How Etched Plaques and Signs are Manufactured

Etched Plaques and Signs

Etched plaques and signs have this rather attractive, 3-dimensional look to it mainly because of the grooves and raised portions of the sign. Ever wonder how these grooves were made cleanly into the metal used for the sign or the plaque? Believe it or not, these grooves and raised portions are actually made with the use of acid.

In the old days, the creation of etched metal was for printing plates. These days, the creation of these metal plates was for a variety of uses, some of which include signage and commemorative plaques. The creation of such metal plates in the past were also done by hand, with artisans creating the designs on zinc or copper plates with the use of a pointed etching needle scraping off some of the waxy covering protecting the metal.

These days, when etched signs and plaques are created, computer assisted machinery is now used. This type of marking procedure effectively combines computer aided design with chemistry and metallurgy. The result is often a clean and precise representation of the design marked into the metal with the use of a mordant or acid that eats into the chosen metal.

In the old days, wax was used to protect the parts that were to be raised on the metal and the exposed parts were to be the grooves in the design. These days, what people use to protect the parts that are not to be eaten by the acid is a protective coating called a photo-resist coating. This is applied to the metal much like when a photo is developed onto paper, with the use of a negative created of the design needed for the plate.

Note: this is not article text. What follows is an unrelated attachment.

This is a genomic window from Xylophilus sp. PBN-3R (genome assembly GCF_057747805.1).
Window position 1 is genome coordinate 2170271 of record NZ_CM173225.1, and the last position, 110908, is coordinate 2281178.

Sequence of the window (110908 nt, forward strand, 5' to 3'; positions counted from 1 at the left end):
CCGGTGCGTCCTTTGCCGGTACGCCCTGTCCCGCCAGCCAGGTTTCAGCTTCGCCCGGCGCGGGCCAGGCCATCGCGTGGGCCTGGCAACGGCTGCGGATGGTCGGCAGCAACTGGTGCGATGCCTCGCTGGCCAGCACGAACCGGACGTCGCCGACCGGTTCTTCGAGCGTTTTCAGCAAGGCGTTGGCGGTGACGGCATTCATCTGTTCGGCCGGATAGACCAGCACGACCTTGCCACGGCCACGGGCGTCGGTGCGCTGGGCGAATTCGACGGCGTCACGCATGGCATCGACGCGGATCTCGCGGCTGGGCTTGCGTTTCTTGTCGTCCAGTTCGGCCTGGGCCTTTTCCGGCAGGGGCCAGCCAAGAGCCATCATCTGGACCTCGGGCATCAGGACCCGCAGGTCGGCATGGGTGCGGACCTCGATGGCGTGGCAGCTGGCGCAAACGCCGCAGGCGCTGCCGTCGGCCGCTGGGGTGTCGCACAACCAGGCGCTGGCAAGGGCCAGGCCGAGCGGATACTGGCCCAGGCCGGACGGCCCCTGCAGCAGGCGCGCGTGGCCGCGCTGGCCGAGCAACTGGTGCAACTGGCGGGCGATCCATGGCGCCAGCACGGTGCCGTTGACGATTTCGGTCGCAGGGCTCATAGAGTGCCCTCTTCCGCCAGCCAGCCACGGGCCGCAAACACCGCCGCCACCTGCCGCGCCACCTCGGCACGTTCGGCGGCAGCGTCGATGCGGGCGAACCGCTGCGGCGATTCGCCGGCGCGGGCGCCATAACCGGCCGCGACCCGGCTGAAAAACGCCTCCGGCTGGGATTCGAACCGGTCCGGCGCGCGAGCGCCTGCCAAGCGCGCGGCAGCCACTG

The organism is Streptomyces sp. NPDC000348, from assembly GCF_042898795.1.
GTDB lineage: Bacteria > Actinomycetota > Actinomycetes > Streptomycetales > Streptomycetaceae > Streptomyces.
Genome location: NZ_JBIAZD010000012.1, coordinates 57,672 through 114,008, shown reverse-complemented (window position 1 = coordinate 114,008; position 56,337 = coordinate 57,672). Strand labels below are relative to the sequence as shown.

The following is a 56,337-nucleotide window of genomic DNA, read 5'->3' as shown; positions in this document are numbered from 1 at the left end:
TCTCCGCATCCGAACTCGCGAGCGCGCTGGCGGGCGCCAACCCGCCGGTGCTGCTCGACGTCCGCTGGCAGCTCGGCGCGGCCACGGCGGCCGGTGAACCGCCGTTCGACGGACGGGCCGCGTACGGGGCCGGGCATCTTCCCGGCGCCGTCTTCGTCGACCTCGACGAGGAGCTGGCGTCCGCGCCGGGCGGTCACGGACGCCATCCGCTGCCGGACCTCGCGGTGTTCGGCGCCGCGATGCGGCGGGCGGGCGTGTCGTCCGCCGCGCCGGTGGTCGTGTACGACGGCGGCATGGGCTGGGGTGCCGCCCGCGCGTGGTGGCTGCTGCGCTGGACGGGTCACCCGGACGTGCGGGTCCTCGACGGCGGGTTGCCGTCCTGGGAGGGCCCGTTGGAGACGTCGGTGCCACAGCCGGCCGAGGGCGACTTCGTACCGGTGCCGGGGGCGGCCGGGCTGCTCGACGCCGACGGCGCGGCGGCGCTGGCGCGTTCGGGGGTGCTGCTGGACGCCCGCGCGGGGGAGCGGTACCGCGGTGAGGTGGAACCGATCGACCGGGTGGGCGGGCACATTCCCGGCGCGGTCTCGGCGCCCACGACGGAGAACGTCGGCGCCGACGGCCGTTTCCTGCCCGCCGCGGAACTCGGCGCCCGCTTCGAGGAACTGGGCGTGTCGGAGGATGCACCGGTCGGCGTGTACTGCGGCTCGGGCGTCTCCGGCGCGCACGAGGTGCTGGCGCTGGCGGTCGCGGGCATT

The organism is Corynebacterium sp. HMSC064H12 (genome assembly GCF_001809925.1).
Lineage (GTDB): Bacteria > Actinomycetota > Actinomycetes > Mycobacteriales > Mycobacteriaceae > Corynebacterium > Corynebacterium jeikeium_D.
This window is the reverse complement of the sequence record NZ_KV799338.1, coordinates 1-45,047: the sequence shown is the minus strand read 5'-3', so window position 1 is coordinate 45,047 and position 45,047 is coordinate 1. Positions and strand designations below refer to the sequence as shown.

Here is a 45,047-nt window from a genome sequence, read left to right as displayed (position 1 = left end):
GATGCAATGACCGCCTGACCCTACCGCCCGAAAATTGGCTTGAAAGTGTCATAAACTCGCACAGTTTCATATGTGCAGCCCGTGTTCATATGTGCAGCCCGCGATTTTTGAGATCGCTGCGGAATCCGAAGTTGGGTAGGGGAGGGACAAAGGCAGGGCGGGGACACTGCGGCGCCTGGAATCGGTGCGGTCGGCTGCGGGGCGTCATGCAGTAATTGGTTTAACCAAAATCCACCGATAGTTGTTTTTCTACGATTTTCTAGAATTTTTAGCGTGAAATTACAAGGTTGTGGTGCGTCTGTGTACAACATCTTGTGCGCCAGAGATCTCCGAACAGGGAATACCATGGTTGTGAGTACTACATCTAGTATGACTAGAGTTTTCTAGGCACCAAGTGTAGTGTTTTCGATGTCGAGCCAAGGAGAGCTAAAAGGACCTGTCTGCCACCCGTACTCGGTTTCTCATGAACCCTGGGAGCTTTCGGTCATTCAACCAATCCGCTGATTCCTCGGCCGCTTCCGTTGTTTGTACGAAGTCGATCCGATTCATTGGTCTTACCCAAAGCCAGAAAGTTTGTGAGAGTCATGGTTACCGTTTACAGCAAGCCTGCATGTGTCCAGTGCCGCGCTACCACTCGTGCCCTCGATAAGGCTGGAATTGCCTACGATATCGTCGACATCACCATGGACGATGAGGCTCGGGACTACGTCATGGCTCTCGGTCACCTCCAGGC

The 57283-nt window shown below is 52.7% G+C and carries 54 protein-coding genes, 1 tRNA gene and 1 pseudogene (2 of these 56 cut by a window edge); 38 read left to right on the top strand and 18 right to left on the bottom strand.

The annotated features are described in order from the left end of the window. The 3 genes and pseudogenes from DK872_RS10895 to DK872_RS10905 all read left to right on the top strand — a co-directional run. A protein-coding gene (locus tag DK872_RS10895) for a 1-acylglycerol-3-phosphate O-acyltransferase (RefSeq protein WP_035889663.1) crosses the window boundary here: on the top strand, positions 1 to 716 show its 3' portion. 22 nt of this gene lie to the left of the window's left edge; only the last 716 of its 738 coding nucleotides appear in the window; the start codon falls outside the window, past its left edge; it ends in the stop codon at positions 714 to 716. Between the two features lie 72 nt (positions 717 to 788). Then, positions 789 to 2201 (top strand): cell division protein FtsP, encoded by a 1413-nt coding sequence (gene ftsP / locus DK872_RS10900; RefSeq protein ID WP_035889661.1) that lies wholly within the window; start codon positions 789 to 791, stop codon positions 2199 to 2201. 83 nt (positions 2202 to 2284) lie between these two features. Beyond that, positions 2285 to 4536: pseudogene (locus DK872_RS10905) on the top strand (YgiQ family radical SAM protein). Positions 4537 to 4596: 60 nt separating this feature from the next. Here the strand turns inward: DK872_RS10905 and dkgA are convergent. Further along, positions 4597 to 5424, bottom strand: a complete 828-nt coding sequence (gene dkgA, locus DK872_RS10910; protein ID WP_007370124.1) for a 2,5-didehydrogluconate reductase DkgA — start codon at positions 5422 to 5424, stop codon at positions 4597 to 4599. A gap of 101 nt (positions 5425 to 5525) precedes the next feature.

This sheet with the photo-resist coating is then dipped into an etchant, which can be an acid or any other chemical that can eat through the metal. The longer the metal plate is submerged in the etchant, the deeper the grooves will be. Other factors that also affect the finished product include the strength of the acid used, the temperature of the acid bath and other similar factors.

When the etching is done, the metal plate is then removed from the solution and rinsed off to stop the biting action of the acid on the metal. The protective coating is then removed and the finished plate is either sent for painting or to the client as is, depending on what the customer ordered, of course.